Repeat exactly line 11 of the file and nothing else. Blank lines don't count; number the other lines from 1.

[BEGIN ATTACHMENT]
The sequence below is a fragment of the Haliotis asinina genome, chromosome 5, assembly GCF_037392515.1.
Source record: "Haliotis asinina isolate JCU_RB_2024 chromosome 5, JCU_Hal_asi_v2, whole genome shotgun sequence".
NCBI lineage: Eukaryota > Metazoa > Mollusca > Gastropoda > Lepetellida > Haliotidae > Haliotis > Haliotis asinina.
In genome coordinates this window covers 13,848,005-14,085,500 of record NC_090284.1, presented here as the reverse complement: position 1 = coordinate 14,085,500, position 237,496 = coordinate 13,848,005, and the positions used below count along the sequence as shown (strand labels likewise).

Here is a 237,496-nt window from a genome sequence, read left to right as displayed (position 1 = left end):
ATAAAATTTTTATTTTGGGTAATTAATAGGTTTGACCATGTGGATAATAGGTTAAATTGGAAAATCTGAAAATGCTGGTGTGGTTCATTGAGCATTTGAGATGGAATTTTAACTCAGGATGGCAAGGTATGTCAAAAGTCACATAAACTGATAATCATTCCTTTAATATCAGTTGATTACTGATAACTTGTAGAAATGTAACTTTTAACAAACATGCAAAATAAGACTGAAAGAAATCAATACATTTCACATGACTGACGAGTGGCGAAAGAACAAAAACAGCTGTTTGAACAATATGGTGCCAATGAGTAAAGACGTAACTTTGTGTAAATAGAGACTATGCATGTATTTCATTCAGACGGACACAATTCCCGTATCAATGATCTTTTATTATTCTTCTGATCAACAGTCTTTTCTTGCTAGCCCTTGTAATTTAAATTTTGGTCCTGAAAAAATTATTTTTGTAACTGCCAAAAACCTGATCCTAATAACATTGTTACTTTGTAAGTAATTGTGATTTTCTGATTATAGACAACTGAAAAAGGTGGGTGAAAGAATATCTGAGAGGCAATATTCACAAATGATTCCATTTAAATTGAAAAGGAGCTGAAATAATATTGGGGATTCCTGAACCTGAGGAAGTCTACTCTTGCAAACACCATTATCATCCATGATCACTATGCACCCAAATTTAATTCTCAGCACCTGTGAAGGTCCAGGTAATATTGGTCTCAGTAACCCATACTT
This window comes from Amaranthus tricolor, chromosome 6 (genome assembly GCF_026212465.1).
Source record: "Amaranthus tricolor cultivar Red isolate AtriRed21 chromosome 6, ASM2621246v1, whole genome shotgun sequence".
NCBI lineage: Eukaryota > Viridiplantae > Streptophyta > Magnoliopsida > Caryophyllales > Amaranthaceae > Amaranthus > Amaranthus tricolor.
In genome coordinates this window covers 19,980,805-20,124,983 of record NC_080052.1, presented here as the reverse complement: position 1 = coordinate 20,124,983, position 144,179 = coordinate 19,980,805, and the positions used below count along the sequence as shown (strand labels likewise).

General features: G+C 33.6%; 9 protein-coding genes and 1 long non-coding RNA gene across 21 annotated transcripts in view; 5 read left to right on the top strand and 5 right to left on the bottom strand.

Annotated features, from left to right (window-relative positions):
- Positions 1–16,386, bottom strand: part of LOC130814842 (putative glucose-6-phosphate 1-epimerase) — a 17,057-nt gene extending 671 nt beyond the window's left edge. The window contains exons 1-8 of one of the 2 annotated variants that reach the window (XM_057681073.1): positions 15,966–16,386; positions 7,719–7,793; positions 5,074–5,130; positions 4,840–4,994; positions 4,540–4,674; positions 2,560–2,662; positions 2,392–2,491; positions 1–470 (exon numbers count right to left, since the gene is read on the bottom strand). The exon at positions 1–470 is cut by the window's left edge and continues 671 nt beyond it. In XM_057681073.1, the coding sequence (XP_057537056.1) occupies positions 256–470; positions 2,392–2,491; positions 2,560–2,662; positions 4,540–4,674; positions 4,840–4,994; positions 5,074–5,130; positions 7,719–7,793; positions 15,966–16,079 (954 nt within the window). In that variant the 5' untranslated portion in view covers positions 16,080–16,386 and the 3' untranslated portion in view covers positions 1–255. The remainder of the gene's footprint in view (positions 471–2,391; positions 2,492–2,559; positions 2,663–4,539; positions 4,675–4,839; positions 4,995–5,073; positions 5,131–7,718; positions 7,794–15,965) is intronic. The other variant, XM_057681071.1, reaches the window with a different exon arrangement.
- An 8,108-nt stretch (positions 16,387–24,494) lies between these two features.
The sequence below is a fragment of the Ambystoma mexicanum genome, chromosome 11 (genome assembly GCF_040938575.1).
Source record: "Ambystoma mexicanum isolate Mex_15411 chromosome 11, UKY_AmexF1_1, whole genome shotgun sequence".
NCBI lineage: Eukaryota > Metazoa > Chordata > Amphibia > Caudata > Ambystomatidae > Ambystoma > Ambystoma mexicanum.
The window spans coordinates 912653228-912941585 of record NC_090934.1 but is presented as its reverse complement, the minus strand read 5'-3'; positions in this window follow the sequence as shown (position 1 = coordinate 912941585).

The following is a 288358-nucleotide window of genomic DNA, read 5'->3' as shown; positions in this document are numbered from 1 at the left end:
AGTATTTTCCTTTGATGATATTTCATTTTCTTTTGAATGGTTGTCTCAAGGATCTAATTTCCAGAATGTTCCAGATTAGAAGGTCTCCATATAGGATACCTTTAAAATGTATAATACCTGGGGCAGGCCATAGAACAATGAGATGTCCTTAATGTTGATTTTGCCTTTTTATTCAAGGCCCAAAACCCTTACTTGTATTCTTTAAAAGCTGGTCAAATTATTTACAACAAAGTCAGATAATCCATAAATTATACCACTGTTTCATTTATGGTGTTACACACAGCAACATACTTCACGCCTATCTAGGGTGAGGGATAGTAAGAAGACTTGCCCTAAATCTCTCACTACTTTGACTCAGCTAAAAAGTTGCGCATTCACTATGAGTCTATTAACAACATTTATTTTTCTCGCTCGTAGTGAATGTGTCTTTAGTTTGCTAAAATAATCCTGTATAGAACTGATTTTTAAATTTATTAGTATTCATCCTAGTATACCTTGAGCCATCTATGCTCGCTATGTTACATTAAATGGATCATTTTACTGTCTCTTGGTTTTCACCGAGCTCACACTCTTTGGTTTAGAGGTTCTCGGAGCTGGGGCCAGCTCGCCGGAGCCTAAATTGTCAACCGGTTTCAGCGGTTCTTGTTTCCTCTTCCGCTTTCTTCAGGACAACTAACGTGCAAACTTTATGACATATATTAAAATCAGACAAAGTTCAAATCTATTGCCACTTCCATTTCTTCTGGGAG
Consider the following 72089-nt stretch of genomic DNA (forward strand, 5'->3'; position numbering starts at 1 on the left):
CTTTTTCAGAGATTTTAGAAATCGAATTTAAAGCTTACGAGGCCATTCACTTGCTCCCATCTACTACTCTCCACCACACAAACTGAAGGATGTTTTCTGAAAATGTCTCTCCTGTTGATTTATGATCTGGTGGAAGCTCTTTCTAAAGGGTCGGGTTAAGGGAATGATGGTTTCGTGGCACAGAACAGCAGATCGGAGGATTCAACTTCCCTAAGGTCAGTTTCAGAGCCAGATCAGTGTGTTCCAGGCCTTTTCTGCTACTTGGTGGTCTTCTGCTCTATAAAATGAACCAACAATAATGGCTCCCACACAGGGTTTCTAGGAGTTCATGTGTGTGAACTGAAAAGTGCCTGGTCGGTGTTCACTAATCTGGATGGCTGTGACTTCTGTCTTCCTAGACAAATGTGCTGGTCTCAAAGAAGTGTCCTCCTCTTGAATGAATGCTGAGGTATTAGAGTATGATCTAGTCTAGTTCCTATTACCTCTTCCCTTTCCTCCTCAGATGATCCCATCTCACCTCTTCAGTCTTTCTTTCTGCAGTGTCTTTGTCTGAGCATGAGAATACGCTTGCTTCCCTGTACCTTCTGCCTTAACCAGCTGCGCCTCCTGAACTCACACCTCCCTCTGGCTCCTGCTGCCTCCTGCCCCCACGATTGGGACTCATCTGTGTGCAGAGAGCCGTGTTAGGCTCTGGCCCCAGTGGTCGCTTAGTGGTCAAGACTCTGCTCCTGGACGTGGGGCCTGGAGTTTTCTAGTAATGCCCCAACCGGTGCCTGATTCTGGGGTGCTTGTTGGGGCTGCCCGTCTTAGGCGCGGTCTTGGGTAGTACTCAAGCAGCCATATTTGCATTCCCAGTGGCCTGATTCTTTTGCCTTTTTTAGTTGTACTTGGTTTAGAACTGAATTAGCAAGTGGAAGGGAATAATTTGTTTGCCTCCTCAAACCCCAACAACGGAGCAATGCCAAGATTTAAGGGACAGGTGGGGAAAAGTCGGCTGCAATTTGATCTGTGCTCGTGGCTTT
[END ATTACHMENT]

General features: G+C 33.6%; 9 protein-coding genes and 1 long non-coding RNA gene across 21 annotated transcripts in view; 5 read left to right on the top strand and 5 right to left on the bottom strand.